Major report challenges diagnostic criteria for PTSD
Professor Neil Greenberg from King’s College London has co-authored a major report challenging the DSM-5 diagnostic criteria for post-traumatic stress disorder (PTSD).
Published today in JAMA Psychiatry, the report sets out controversial changes, implications and rationale for immediate action, relating to revisions made in 2013 to the DSM-5 definition of PTSD.
DSM-5 (Diagnostic and Statistical Manual) is the standard classification of mental disorders used by mental health professionals across the world.
According to the authors, including leading researchers from King’s College London, Harvard University and Massachusetts General Hospital, a series of changes to DSM-IV were made based on ‘selective interpretations of evidence’ and the influence of cognitive theory. This lessened the emphasis of other well-established neurobiological models underlying evidence-based treatments.
The report highlights evidence that the revised definition of PTSD offers no improvement in clinical diagnosis and excludes many individuals who would have met previous criteria for the disorder.
Professor Greenberg, who is Professor of Defence Mental Health at King’s, said: 'This paper has been put together by many of the world’s leading experts on traumatic stress and post traumatic stress disorder. Collectively, we are truly concerned that there has not been enough thought put into the difficulties that moving from DSM-IV to DSM-5 will cause to frontline clinicians and patients. The publication of ICD 11, due in the near future, using yet another definition, will only make situation more complex. We believe that DSM and ICD expert panels should work more closely to ensure that the world is not having to battle with multiple definitions of the same disorder which is only going to cause confusion for all.'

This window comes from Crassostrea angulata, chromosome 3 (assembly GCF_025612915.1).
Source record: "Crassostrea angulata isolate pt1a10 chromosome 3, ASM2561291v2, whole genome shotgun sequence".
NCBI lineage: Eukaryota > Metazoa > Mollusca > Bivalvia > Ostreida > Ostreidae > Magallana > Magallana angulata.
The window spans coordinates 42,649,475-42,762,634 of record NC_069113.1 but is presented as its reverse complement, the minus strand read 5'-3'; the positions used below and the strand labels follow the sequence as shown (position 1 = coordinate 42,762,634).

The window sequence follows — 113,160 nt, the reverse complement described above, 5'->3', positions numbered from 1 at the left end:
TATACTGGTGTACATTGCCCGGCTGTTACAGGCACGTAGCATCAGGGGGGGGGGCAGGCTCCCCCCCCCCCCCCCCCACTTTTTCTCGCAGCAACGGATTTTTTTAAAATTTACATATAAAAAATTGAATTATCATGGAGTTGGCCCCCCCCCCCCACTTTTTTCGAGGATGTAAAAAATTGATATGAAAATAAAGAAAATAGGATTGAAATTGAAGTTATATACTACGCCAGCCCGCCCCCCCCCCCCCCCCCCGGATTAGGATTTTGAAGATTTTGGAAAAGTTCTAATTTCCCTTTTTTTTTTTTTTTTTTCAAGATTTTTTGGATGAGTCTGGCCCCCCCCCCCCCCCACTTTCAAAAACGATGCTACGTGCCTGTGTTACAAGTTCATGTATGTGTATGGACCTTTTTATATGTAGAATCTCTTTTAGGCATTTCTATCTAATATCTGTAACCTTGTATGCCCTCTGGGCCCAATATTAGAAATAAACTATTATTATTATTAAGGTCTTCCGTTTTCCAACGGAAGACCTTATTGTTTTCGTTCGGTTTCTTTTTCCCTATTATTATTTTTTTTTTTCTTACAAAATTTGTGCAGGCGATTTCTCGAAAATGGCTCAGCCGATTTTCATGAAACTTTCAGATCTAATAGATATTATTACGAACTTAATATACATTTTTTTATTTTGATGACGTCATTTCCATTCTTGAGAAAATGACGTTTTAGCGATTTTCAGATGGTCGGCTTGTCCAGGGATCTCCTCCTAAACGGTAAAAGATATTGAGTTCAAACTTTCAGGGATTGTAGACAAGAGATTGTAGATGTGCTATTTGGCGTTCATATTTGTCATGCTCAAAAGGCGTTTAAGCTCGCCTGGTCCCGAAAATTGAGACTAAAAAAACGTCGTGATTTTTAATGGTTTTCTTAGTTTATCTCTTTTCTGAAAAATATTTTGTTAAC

The authors put forward criticisms of PTSD’s current diagnostic criteria under five broad headings:
‘Trauma Definition: Splitting Hairs’
DSM-5 tightened the scope of qualifying events for diagnosis, which ‘ties clinicians’ hands in applying the trauma-criterion when clinically appropriate.'
‘Symptom Criteria: Unsupported Changes’
Of the 17 original DSM-IV symptoms, eight underwent significant edits and three symptoms were added. These changes introduced complex phrasing, alterations in meaning and increased diagnostic permutations - sometimes replacing the DSM’s foundation of reportable, observable symptoms with subjective criteria and overlapping depressive cognitions/emotions.
‘Evidence of Flawed Consensus Processes’
No ‘a priori’ scientific standards for evaluating the many proposed changes or feedback received.
Studies comparing DSM-IV and DSM-5 criteria were conducted largely in non-representative research samples.
‘Clinical Evaluation: Reinventing the Wheel'
DSM-5 undermines researchers’ ability to generalise studies and creates a circular requirement for an entirely new foundation of instrumentation, neurobiological, genetic and interventions research.
In their concluding remarks, the authors write: ‘The purpose of revising a psychiatric definition is to enhance diagnostic accuracy, clinical utility and communication. The DSM-5 definition of PTSD provides no improvements in these areas.
‘This has profound implications for patients with PTSD per DSM-IV for whom well established treatments exist and for patients with impairment meeting DSM-5 criteria for whom treatments may not generalize.
‘Essentially, what the new definition appears to have accomplished is a disruption of the long chain of links, established through epidemiological, neurobiological and treatment studies, providing the foundation of current practice for patients with PTSD.’